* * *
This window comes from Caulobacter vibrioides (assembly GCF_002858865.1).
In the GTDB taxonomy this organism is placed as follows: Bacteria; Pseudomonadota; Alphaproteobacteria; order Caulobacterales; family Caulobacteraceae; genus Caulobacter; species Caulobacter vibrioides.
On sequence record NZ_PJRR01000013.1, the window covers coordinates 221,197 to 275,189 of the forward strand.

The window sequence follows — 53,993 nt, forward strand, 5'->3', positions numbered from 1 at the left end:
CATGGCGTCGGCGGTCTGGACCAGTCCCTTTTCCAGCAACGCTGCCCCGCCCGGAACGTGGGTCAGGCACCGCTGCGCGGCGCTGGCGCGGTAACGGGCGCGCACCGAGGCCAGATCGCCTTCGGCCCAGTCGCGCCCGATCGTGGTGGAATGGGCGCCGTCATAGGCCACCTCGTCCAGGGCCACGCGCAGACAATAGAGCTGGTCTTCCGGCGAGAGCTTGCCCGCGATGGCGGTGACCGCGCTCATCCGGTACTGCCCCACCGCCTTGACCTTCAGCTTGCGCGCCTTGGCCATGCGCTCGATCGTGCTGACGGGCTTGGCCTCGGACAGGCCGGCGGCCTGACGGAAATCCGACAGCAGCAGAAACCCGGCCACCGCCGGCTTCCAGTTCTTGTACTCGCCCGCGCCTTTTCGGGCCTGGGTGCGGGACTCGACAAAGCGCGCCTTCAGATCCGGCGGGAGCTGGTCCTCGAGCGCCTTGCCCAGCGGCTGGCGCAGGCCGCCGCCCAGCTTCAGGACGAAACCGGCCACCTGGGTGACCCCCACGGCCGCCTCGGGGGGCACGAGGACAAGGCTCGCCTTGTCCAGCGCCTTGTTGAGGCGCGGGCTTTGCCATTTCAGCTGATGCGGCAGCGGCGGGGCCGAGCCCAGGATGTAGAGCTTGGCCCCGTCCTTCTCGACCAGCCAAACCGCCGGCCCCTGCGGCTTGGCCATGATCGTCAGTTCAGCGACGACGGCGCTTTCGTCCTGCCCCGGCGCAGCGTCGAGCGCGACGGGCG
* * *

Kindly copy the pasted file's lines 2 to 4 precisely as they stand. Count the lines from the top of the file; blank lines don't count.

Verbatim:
In the GTDB taxonomy this organism is placed as follows: Bacteria; Pseudomonadota; Alphaproteobacteria; order Caulobacterales; family Caulobacteraceae; genus Caulobacter; species Caulobacter vibrioides.
On sequence record NZ_PJRR01000013.1, the window covers coordinates 221,197 to 275,189 of the forward strand.

The window sequence follows — 53,993 nt, forward strand, 5'->3', positions numbered from 1 at the left end: